Early Manhattan voters say they are voting blue no matter who in 2022 midterms

New York City early voters told amNewYork Metro Tuesday that they are looking to dam the red wave before Election Day on Nov. 8.

While recent polls indicate that Governor Kathy Hochul will find herself in a tightening race with Republican candidate Lee Zeldin, voters slowly but surely heading into the polls a week early say they have other plans in mind.

Voters repeated one thing: disgust. According to many of the men and women casting their ballots who spoke with us Tuesday, the rhetoric of the MAGA Republicans since former President Donald Trump became the face of the party is spurring many New Yorkers to vote blue no matter who.

“I wanted to make sure that no Republican was voted in,” Don told amNewYork Metro while leaving a Murray Hill polling site. “I voted Democrat down the board. The recent rhetoric has completely turned me off and infuriated me. I’ll never vote for a Republican until the day I die.”

A grandfather, Don brought his grandson along with him to cast his vote in hopes instilling the importance of voting. Don said it was not always like this, however, he used to research each candidate and vote based on the individual not the party. He attributes this change to former President Trump and what he sees as a shift in party policy since the 2016 election.

A grandfather, Don brought his grandson along with him to cast his vote in hopes instilling the importance of voting. Photo by Dean Moses

“I won’t vote for a Republican no matter what they stand for,” Don added. 

Crime became a major talking point leading into the gubernatorial election, with a recent increase of subway violence taking up large sections of the one and only debate last month. Yet somewhat surprisingly the voters amNewYork Metro spoke with say they are not allowing crime to sway their vote.

“This talk about crime is bullsh*t. Crime is all over the planet and it is a psychological thing,” Marcell said. 

Originally hailing from Pennsylvania, Marcell has called New York City home for many years and says she believes crime is a result of economic hardships brought about by the COVID-19 pandemic.

“So, any politician that’s talking about high crime, they’re wasting their time. You know, it’s a disrespect to the citizens when they talk about high crime because they’re saying that the voting people are so stupid, that we don’t understand what is going on. So, it’s an insult,” Marcell said. 

Stephen Shore shared similar sentiments. Shore revealed that he voted early since on election day he will be out of town visiting family. Yet he also wanted to ensure his voice was heard.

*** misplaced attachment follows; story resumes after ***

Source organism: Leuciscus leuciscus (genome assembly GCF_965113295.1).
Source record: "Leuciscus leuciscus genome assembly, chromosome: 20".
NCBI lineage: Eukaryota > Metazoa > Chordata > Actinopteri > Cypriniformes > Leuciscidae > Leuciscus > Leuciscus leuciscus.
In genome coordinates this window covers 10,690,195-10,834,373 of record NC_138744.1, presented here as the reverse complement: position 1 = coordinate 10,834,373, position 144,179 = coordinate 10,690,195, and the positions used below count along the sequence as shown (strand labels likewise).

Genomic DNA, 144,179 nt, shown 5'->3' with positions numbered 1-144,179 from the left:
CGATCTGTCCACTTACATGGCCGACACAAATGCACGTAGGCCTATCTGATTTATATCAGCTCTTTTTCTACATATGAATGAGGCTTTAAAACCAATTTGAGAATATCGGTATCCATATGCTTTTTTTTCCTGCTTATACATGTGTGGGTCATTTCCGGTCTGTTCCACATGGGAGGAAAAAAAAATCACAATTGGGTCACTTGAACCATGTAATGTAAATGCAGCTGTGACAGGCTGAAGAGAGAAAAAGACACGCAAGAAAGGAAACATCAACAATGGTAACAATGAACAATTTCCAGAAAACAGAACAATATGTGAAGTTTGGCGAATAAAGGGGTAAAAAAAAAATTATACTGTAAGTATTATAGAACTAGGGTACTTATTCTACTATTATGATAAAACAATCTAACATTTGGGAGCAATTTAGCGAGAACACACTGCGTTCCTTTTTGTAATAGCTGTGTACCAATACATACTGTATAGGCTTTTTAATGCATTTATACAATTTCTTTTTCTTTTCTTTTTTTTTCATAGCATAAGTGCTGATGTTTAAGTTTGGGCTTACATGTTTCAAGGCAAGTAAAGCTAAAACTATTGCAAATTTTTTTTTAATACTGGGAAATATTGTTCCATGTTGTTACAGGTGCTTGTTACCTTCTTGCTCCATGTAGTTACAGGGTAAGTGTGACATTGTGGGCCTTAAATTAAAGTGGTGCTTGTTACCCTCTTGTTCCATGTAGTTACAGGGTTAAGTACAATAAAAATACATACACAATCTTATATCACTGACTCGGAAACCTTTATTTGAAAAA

“I just wanted to make sure that I can get as many Democrats voted for as possible. There’s a lot of terrifying people out there. You know, that a lot of conspiracy theories and hate speech and violence,” Shore said. “The other party seems to say things like Jesus, guns, babies and, like, that’s not a policy—that’s just an ideology.”

Signs point the way to early voting. Photo by Dean Moses

Originally from North Carolina, Shore shared that politics has now become a contentious topic when he visits his family. Shore says what he feels to be racism and xenophobia is a big reason why he says he voted blue this election, citing the recent treatment of migrants as an example.

And while he says he does not believe Zeldin will win the gubernatorial election, he is concerned it will be close.

“The thing that scares me is that it could be close. And because if it’s close, that means the Congress races in upstate New York and Western New York might actually flip,” Shore said. “Trump and Trumpism is not the value of the Republican Party and yet, when you ask what the Republican platform is, it’s always Trump.”

Debbie Mangual is a mother of two young women and shared that she voted down the blue line after the Supreme Court of the United States struck down in June the landmark Roe v. Wade ruling protecting abortion rights.

“I don’t like the Republicans. I like Governor Hochul because of her stance behind abortion. I believe a woman has a right to choose what happens to her body, whether it’s because she doesn’t want a child for medical reasons or she can’t afford it. After what happened with the Supreme Court, I don’t want Republicans to have any seats,” Mangual said.  

Markers point the way to voting. Photo by Dean Moses